Change is afoot as the clock ticks over to July 1 and the new financial year begins. There are bargains to be snapped up, goals to be set, plans to be enacted. While for some people the world will go on as normal, for the rest, this guide will help you keep abreast of the changes.
In your wallet
For the higher rollers among us, the debt levy strikes. People earning more than $180,000 a year will pay an extra 2 per cent tax on what they earn above that figure for the next three years, taking their marginal tax rate to 49 per cent including the Medicare levy, which will rise to 2 per cent.
But high earners may like to take advantage of the concessional superannuation contributions cap, which will increase to $30,000, or $35,000 if you're aged over 50. That means you'll pay only 15 per cent tax on those extra contributions. Meanwhile, the guaranteed employer contribution to super will rise to 9.5 per cent from 9.25 per cent.
Aged care costs will go up for some higher income earners. Individuals earning more than $24,700 – most likely from superannuation – may be asked to pay part of their nursing home costs, up to a maximum of $5000 a year for part-pensioners or $10,000 a year for self-funded retirees. That's on top of the basic daily care fee.
The price of gas will go up by 17 per cent, largely thanks to new export projects in Queensland, as Fairfax Media reported earlier.
And taxpayers will now receive a "tax receipt" to show where your hard-earned tax dollars are being spent. The receipt, issued to anyone with an annual taxable income of more than $100 who lodges their tax return within 18 months, is designed to make the system more transparent. It will also include information on the level of Australia's debt.
In the federal Senate
The country's balance of power now rests with a squadron of eight colourful crossbenchers. The Palmer United Party will be represented in the Senate by Glenn "The Brick With Eyes" Lazarus, Jacqui Lambie and Dio Wang. The government will also need to contend with motoring enthusiast Ricky Muir, Family First's Bob Day, Liberal Democrat David Leyonhjelm, the Democratic Labour Party's John Madigan and the veteran independent Nick Xenophon.
Labor's Deborah O'Neill will replace former foreign minister Bob Carr but, due to a constitutional quirk, the NSW Parliament cannot assent to the replacement until after Tuesday. As Fairfax Media revealed, that means a special mini joint sitting before July 7 to ensure Mr Carr doesn't technically start his term.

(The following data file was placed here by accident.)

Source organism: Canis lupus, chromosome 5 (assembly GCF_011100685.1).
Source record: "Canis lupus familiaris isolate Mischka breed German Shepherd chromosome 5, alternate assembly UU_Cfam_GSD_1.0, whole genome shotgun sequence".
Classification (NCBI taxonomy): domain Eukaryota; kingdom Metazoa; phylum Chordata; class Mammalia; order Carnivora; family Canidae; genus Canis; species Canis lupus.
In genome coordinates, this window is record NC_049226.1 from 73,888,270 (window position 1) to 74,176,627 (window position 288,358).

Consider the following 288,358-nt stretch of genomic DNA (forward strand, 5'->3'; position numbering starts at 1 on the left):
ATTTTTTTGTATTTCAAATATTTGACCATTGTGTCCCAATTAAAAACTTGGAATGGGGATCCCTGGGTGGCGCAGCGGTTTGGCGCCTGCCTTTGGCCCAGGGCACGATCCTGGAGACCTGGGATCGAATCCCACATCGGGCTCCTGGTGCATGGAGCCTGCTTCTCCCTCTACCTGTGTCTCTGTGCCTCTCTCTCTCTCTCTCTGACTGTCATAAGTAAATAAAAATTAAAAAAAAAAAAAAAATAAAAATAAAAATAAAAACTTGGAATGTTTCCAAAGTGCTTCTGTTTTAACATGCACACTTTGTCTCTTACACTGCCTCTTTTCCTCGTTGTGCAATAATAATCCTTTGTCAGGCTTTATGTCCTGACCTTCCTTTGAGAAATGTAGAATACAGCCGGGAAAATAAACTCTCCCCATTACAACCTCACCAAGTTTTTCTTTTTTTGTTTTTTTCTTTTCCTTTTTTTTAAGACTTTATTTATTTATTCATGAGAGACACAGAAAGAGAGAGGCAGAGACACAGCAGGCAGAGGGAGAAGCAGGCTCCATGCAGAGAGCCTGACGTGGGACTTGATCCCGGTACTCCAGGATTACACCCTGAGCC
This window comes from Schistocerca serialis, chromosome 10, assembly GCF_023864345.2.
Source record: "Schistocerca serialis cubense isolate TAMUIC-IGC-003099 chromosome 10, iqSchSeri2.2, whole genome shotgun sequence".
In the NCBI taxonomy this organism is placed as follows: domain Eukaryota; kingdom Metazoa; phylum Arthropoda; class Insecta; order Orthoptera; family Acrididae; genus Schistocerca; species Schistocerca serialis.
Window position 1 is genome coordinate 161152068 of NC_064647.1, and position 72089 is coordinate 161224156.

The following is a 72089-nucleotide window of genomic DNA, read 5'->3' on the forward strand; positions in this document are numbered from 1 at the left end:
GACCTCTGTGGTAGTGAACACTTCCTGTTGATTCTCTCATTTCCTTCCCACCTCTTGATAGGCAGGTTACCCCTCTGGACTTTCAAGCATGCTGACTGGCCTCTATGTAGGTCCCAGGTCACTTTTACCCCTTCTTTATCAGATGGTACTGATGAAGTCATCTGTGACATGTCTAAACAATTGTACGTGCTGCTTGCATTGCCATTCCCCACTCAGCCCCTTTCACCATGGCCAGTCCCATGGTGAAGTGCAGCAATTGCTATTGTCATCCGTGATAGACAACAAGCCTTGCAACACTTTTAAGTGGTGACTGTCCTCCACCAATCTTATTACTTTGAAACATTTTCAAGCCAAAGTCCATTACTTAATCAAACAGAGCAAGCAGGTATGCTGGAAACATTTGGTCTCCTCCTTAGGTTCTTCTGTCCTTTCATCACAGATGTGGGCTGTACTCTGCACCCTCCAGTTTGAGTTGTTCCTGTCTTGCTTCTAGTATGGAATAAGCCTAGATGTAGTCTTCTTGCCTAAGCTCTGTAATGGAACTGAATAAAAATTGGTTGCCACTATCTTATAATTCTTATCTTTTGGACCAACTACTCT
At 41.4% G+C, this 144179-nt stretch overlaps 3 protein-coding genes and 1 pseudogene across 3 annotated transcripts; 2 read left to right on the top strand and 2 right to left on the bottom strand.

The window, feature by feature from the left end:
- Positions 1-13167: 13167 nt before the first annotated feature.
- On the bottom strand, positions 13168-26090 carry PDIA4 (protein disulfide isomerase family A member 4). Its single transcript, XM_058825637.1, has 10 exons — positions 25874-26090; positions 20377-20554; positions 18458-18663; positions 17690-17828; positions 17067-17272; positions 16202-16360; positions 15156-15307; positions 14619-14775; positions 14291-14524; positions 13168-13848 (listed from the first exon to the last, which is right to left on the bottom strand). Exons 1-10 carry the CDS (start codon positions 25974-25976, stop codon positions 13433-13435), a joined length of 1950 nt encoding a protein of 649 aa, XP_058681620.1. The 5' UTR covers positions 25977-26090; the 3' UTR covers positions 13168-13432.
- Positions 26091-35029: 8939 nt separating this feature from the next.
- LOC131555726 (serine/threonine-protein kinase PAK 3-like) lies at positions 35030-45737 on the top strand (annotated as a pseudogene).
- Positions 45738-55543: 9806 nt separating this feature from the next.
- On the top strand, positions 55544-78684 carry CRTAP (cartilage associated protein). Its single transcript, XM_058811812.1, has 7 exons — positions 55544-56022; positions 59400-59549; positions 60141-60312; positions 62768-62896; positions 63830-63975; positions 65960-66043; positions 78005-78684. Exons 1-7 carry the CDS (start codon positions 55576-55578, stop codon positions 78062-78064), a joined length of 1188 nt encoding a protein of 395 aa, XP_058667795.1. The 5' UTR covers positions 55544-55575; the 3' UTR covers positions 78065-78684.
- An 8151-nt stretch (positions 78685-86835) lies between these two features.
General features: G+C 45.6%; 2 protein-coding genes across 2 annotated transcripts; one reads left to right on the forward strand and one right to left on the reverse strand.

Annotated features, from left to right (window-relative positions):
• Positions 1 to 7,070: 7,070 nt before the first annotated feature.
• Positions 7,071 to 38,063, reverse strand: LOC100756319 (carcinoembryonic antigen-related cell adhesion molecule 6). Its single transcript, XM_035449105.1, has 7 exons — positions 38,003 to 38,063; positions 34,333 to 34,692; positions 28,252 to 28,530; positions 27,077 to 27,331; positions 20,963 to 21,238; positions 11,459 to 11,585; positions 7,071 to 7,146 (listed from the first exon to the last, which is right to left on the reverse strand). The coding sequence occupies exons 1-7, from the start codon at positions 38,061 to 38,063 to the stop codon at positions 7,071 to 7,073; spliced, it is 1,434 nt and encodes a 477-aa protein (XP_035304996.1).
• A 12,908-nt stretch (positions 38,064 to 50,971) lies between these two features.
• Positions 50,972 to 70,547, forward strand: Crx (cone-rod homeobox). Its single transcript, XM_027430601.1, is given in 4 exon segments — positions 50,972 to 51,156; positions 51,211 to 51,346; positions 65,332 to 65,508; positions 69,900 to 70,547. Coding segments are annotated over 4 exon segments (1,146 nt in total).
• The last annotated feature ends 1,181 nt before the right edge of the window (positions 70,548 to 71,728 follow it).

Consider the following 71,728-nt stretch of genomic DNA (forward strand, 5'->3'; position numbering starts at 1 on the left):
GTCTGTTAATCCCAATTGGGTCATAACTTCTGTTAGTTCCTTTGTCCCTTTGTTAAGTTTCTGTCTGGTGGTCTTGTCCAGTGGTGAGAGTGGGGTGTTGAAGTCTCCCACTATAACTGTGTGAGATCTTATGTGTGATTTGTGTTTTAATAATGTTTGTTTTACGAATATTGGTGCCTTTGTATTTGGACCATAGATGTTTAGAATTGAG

The changeover will be a mixed blessing for the government. It means the carbon tax will finally go (see below), but Clive Palmer is threatening to throw a few spanners in the works. Palmer United senators have indicated they will oppose the fuel excise increase, GP co-payments and Prime Minister Tony Abbott's signature paid parental leave scheme.
With the government unable to pass its carbon tax repeal until the new Senate sits, the tax will tick over to $25.40 a tonne from $24.15. But it will potentially be abolished just days later because Mr Palmer has agreed to ditch it unconditionally.
But the Coalition's Direct Action policy will still struggle after Mr Palmer declared it a "waste of money" at last week's bizarre joint press conference with former US vice-president Al Gore. The scheme was due to begin on Tuesday, but so far survives only on paper.
The national minimum wage will go up to $16.87 an hour, or $640.90 a week. It also marks the end of a transitional period in the award system, from old to modern awards, meaning pay rates and loadings should be easier to calculate. There are a few exceptions. Old provisions may still apply for those in social, community or disability services and cleaning. You can check your rates at the Fair Work website.
On the roads
Expect to see a few more motorbikes weaving in and out of traffic jams. Although already widely practised, lane filtering will become legal in NSW, allowing motorcycle riders to overtake through the middle of slow-moving or stopped traffic. A boon for the thrifty, this will be an Australian first.
Crash data shows that, between 2006 and 2012, there were 237 motorcycle crashes that might have involved lane filtering. But a two-month trial last year produced no such incidents. Lane filterers will be allowed to travel at a maximum of 30 kilometres an hour. Exceed that and you will be guilty of a new offence: "lane splitting".
The National Disability Insurance Scheme will start in the ACT, the Barkly region of the Northern Territory and in the Perth Hills area of Western Australia, ahead of a wider rollout in those jurisdictions. According to its schedule, the NDIS will be fully accessible to all Australians by 2019.
The threshold for the private health insurance rebate will be adjusted: it will be available to singles earning up to $140,000 and families earning up to $280,000. Individuals earning less than $90,000 will qualify for the full rebate, though higher rates are always given to those over the age of 65.